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imageFrom these graphs, we can make some observations.


First, almost all the coefficients, across all the different lags and fixed effects, are positive. Since these results are small, we should not put too much weight on statistical significance. However, it should be noted that the plain results, OLS and IV, for both growth periods are all statistically significant at at least the 95% confidence level, and the IV estimates for the 5-10 year period in particular are significant at the 99% confidence level.


The one negative estimate, OLS estimate with country fixed effects, has a standard error with absolute size twice as large as the actual slope estimate.Moreover, country fixed effects are difficult to interpret because they pivot the analysis from looking at high debt versus low debt countries towards analyzing a country’s indebtedness relative to its long run average.

These results are striking considering therobustness with which Reinhart and Rogoff present the argument thatdebt causes low growth in their 2012 JEP article.Yet instead of finding a weaker negative correlation, aftercontrolling for past growth, we find that the estimated relationship between current debt and future growth is weakly positive instead. 

Second, when taking out year fixed effects, there is almost no effect of debt and future . Econometrically, year fixed effects takes out the average debt levelin every year, which leaves us analyzing whether being more heavilyindebted relative to a country’s peers in that year has an additional effect on growth. Because this component isconsistently smaller than the regular IV coefficient, this suggests,for the advanced countries in the sample, it’s absolute, not relative, debt that matters.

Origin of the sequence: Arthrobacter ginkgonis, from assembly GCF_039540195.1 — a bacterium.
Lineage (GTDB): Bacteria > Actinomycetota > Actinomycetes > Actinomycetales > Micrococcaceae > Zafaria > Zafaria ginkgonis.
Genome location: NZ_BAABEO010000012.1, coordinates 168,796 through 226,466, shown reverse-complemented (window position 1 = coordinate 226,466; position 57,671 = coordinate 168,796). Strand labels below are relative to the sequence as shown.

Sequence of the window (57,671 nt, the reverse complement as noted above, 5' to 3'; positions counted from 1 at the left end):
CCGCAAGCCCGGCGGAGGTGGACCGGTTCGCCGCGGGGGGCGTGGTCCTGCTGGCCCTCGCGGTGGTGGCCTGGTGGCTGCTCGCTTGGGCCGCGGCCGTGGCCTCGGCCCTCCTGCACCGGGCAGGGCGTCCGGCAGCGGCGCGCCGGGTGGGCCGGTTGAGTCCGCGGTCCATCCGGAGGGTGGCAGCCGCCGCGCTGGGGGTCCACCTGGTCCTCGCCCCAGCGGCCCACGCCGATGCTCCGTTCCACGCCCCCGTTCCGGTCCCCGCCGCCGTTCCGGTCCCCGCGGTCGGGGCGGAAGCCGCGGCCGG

This should be no surprise. As most recently articulated in RR’s open letter to Paul Krugman, much of the argument against high debt levels relies on a fear that a heavily indebted country becomes “suddenly unable to borrow from international capital markets because its public and/or private debts that are a contingent public liability are deemed unsustainable.” The credit crunch stifles growth and governments are forced to engage in self-destructive cutbacks just in order to pay the bills. At its core, this is a story about whether the government can pay back the liabilities. But whether or not liabilities are sustainable should depend on the absolute size of the liabilities, not just whether the liabilities are large relative to their peers.

Now,our conclusion is not without limitations. As Paul Andrew notes,the RR data set used focuses on “20 or so of the most healthy economies the world has ever seen,” thus potentially adding a high level of selection bias.

Additionally, we have restricted ourselves to the RR data set of advanced countries in the post WW-II period. The 2012 Reinhart and Rogoff paper considered episodes of debt overhangs from the 1800’s, and thus the results are likely very different. However, it is likely that prewar government policies, such the gold standard and the lack of independent monetary authorities, contributed to the pain of debt crises. Thus our timescale does not detract from the implication that debt has a limited effect on future growth in modern advanced economies.

In their New York Times response to Herndon et. al., Reinhart and Rogoff “reiterate that the frontier question for research is the issue of causality”. And at this frontier, our Quartz column, Dube’s work on varying regression time frames, and these companion posts all suggest that causality from debt to growth is much smaller than previously thought.

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Examining the Entrails: Is There Any Evidence for an Effect of Debt on Growth in the Reinhart and Rogoff Data?

Here is a link to my 25th column on Quartz, written with Yichuan Wang: "Autopsy: Economists looked even closer at Reinhart and Rogoff’s data—and the results might surprise you." 

Yichuan recently finished his first year as an undergraduate at the University of Michigan. His blog is Synthenomics. You can find Yichuan on Twitter here.  

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An Independent Blog

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A recent picture of Miles

I was pleased that Brian Milner of the Globe and Mail found his way to my blog post "After Crunching Reinhart and Rogoff’s Data, We Found No Evidence That High Debt Slows Growth," and in his article and in "Rogoff-Reinhart put cart before the horse" quotes my sentence: